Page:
The General was in mufti. He stood briefly within the entrance of Models and Miniatures, Inc., feeling a mild envy of the civilians who brushed past him, coming and going. They looked so easy, so relaxed, so casual in posture and dress. He was wistfully aware of the West Point ramrod that was his spine, the razor-edged bandbox neatness of his banker’s grey suit, the Herbert Hoover four-squareness of his homburg, the stiff-symmetry of his dark-blue fore-in-hand.
He found compensation in visualizing some of these casual civilians in uniform--then shuddered, and moved on into the shop, poise and assurance restored.
Save for the display-counters and wall-cases, the shop was softly lighted. And although it was well filled with customers and lookers of all ages there was about it the hushed quality of a library--or a chapel. Even the children talked softly as they pointed at and discussed this 100-gauge English locomotive or that working jet-model of a Vought-Chance Cutlass. They were well-aware of being in sight of wish and dream-fulfillment.
He moved slowly toward the rear of the shop, past the glass counters that displayed gaily-painted models of carriages, coaches and early automobiles; past the fire-engines in red and gold; past the railroads; past the planes and past the tiny ships--from Phoenician galleys and Viking vessels with gaudily-decorative sails and shields to the latest bizarre-decked atomic aircraft carrier.
He stood in front of the miniature soldiers and, for a happy moment, recaptured the glamour of parades and gay uniforms that had beckoned him into a career whose color and band-music had long since been worn off by the nerve-wracking tragedy of battle and the endless ulcerating paper-work of peace.
Busman’s holiday, he thought. Sailors in a rowboat in Central Park. And he was glad he had not worn his uniform.
Each miniature-soldier manufacturer had a glass shelf to his own wares, labeled with a white-cardboard rectangle upon which his name had been neatly brushed with India ink. Here were the comparatively rude Britains, mass-produced, work-horses of toy armies throughout the Western World since before his own boyhood.
Here were the heavy and magnificent Courtleys, specializing in medieval knights and men-at-arms, beautifully caparisoned in all the colors of the rainbow. Here were the Barker Napoleonics, the one-inch Staddens, the incredible half-inch Emery Penninsulars--each a costly little work of art that defied the enlarging of a magnifying glass. Here were Comets in khaki and grey, perfect models of the guns, tanks and trucks of America, England and Soviet Russia.
To his left along the counter a chunky blond citizen, with wide cheekbones and a faint Slavic accent, was discussing a sale with the clerk. The general was only subconsciously aware of him as he moved in that direction, marveling a little at the painstaking craftsmanship, the endless hours of eye-destroying labor that had produced such microscopic perfection--as well as at some of the follies with which men had attired themselves in the name of martial glory.
He recalled having read of an order, issued at the time of the Mexican War, that the collars of all officers in the United States Army should rise to the tips of the ears. It was scarcely surprising, he thought, that the Seminoles--clad virtually in nothing at all--should have been able to stalemate an army thus uniformed in the steaming swamps of Florida.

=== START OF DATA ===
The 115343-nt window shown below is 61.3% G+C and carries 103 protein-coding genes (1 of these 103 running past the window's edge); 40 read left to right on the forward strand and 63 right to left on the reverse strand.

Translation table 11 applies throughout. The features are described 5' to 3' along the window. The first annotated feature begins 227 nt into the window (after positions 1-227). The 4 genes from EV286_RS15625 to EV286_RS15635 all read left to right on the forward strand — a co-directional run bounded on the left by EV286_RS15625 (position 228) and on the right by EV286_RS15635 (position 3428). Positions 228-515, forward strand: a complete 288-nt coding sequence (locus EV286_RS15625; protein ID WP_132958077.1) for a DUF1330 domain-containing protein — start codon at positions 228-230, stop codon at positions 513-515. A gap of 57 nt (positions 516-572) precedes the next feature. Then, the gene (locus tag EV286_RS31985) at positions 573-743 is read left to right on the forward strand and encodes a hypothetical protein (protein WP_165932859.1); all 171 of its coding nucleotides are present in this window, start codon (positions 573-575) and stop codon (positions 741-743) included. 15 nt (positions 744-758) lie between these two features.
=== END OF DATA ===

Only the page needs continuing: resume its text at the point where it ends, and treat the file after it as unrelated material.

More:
“They’re great, aren’t they?”
The voice came from a lower level, and the General looked down to meet the excited blue eyes of a curly-haired male moppet who could scarcely have been more than twelve. There was an aura of friendliness about the leather-jacketed-and-corduroyed youngster, a sharing of manifest interest, that pierced the hide of the old soldier.
He smiled back and said, “Quite wonderful,” and was briefly afraid his words had been too condescending. But the quick answering smile on the youngster’s face revealed that he had said the right thing.
He followed the lad’s rapt gaze to a shelf he had not yet studied. The name on its cardboard label read MacReedy and as soon as he saw the tiny figures it supported, his interest became focused upon it to the exclusion of all other shelves and their fascinating displays.
MacReedy was very evidently a specialist. His subject was American soldiery, with its chief emphasis on artillery--from early Colonial times to the present. As one of the highest-ranking officers in the Ordnance Department of the United States Army, the General’s critical interest was aroused.
Here were the demi-culverins of the Manhattan Dutch, the brass field-pieces and mortars of the French wars and the Revolution, the light horse artillery cannon of the Mexican and Civil Wars, along with pear-shaped Dahlgren and Parrot siege-guns, each piece with its crew of aimers, loaders, rammers and ammunition bearers.
Here were the crowbar-like dynamite guns that protected New York and Boston and Baltimore against threatened British invasion during the Newfoundland fisheries disputes, back in the 1880’s; and the complex disappearing cannon that followed them. Here was the old standard three-inch fieldpiece on which the General had cut his own eyeteeth; here the French 75 and 155, long and short, and the mammoth railway guns of World War One. Here was even a model of the postwar American 75--the ill-fated cannon that had proved so accurate on the firing-range, and so utterly useless after a half-mile over a bumpy road.